Windows 10 black screen instead of Ctrl+Alt+Del

Update 8/12/2015: I’ve determined that the problem is due to my attempts at creating a custom Windows.UI.Logon.pri file to display a logon screen background image. Neither the utility nor the PowerShell script referenced below create a Windows.UI.Logon.pri file that is acceptable to Windows. In the meantime, I’ve decided to just eliminate the “Hero” wallpaper in favor of a solid color.

I’ve encountered a problem with Windows 10 Enterprise with Cumulative Update for Windows 10: August 5, 2015 (KB3081424) applied, where the secure logon screen is completely black instead of displaying the Ctrl+Alt+Delete message, clock, background wallpaper, etc.

Prior to KB3081424, I experienced a different problem at the Ctrl+Alt+Delete screen, where the lock screen wallpaper configured via Group Policy was not applied and the background was instead a solid blue color.

In both cases, the behavior was/is only evident when the registry value HKLM\SOFTWARE\Microsoft\Windows\CurrentVersion\Policies\System\DisableCAD is set to 0 (enforcing the Ctrl+Alt+Del screen). Deleting the DisableCAD value avoids the problem, however, it also removes the benefit of the secure logon screen.

When the computer is locked (for example, by hitting Ctrl+Alt+Del and selecting the Lock option) and the screen goes black, the following event is written to the Application event log:

Log Name:      Application
Source:        Application Error
Date:          8/7/2015 5:06:41 PM
Event ID:      1000
Task Category: (100)
Level:         Error
Keywords:      Classic
User:          N/A
Faulting application name: LogonUI.exe, version: 10.0.10240.16384, time stamp: 0x559f398c
Faulting module name: Windows.UI.Xaml.dll, version: 10.0.10240.16412, time stamp: 0x55b9a054
Exception code: 0xc000027b
Fault offset: 0x0000000000494ab9
Faulting process id: 0x1fdc
Faulting application start time: 0x01d0d15d56f2c0bf
Faulting application path: C:\WINDOWS\system32\LogonUI.exe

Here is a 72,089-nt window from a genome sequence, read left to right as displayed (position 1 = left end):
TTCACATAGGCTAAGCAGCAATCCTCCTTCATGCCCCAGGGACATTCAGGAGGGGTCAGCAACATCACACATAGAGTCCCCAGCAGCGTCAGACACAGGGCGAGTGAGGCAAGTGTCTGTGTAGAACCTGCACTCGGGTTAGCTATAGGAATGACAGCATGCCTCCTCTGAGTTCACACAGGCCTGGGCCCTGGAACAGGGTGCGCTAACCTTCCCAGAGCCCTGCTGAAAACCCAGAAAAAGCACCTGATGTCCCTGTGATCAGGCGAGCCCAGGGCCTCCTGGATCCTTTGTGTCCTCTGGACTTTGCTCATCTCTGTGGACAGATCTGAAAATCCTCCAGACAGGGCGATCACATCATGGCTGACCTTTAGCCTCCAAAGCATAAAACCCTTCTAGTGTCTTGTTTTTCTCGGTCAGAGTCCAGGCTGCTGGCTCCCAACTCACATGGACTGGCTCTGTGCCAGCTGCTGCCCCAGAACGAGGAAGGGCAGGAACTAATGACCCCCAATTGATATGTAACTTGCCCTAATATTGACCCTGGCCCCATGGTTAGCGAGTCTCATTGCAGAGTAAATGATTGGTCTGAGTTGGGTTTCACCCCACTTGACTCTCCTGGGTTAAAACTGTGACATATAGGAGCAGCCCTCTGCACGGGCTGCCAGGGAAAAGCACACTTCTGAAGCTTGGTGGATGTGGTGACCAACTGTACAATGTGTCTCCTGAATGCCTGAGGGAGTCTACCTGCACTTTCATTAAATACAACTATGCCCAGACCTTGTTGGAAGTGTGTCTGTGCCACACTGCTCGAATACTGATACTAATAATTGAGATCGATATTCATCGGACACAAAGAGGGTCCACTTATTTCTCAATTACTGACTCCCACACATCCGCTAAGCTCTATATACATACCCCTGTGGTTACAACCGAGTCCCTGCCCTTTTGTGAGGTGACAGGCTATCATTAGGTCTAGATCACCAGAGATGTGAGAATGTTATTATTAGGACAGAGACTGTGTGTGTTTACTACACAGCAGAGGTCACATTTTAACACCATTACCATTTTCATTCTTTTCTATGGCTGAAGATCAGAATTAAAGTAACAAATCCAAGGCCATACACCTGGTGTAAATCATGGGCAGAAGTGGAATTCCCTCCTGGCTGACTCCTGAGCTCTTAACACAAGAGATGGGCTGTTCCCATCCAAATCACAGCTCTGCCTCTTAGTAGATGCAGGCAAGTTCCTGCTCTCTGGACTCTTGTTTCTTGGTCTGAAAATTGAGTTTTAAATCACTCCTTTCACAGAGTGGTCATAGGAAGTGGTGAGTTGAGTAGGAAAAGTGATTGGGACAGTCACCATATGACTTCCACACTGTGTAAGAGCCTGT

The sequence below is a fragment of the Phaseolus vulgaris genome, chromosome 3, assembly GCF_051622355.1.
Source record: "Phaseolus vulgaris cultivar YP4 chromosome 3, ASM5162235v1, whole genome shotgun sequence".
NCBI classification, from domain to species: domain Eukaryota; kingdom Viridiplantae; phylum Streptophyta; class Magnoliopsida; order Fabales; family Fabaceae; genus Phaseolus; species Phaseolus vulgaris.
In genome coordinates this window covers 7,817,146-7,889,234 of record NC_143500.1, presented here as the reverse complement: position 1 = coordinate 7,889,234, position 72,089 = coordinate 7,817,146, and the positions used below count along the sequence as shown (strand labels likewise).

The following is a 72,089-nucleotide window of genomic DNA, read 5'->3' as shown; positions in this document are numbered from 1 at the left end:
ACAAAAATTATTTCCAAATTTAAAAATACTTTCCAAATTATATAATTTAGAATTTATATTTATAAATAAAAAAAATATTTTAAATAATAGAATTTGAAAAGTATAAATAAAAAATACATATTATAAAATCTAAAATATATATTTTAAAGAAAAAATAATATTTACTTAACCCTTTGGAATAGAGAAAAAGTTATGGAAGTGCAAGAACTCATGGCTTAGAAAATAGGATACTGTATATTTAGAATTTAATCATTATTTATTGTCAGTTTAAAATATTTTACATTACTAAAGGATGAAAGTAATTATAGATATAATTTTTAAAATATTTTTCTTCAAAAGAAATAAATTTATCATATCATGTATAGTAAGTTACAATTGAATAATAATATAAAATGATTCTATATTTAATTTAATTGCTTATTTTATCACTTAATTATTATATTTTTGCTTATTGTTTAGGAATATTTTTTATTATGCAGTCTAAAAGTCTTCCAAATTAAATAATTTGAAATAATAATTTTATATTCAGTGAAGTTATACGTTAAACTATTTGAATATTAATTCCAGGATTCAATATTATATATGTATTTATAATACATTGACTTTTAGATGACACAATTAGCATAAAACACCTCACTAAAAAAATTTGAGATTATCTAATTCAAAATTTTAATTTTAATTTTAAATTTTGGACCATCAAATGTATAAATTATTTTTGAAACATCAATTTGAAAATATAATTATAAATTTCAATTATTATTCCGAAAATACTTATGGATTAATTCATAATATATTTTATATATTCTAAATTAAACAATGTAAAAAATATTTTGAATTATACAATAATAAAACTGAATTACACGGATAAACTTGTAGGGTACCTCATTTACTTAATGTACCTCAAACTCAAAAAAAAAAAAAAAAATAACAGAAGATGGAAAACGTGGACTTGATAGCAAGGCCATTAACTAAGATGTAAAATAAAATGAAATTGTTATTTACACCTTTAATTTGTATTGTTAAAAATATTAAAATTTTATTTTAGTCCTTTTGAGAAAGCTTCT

Faulting module path: C:\Windows\System32\Windows.UI.Xaml.dll
Report Id: 351d24a4-a031-4135-b595-334baef2ba99
Faulting package full name: 
Faulting package-relative application ID: 

Watching the LogonUI.exe process with Sysinternals Procmon shows that the process crashes when the computer is locked, causing the screen to go black. Hitting the Ctrl+Alt+Del key combination at the black screen launches a new LogonUI.exe process, the wallpaper image loads, and I’m taken to the logon page where I can enter my username and password and log on.

The problem exists on physical hardware as well as in a VMware Workstation 11 virtual machine, so I’m confident that it is not a driver-related issue. The only other particular thing about my setup is that I’m generating my own Windows.UI.Logon.pri wallpaper file using the utility discussed at: (although revisiting this page now indicates that .pri file generated by the utility may be responsible for lock screen problems).

I’ll test with the default wallpaper image, and with my desired wallpaper image repacked using the PowerShell script at: .

Even if the Windows.UI.Logon.pri is the cause of the LogonUI.exe crashes, a bad file seems like something that the LogonUI process should tolerate.

I posted the problem to Microsoft’s Windows Feedback on 8/10/2015. A Google search turned up a few other people who have had problems at the lock screen, and there are a number of reports of similar problems going back a few versions of Windows.

One thought on “Windows 10 black screen instead of Ctrl+Alt+Del

  1. Brent K.

    Hello! Thanks for this post, it’s hard to find info about this particular bug. I ran into the same issue shortly after trying to change the logon background for Windows 10 as well. I’ve been searching for a solution to fix the ctrl-alt-del screen, and it seems that so far the easiest way is to replace the Windows.UI.Logon.pri in Windows\SystemResources\Windows.UI.Logon with an unmodified one. Once I replaced the file that I retrieved from another Windows 10 pc, the ctrl-alt-del screen displayed correctly. You’re right though, I wish Microsoft would address this issue! I hope this can help someone in a similar situation looking to get the unlock screen back without doing a system restore or such.

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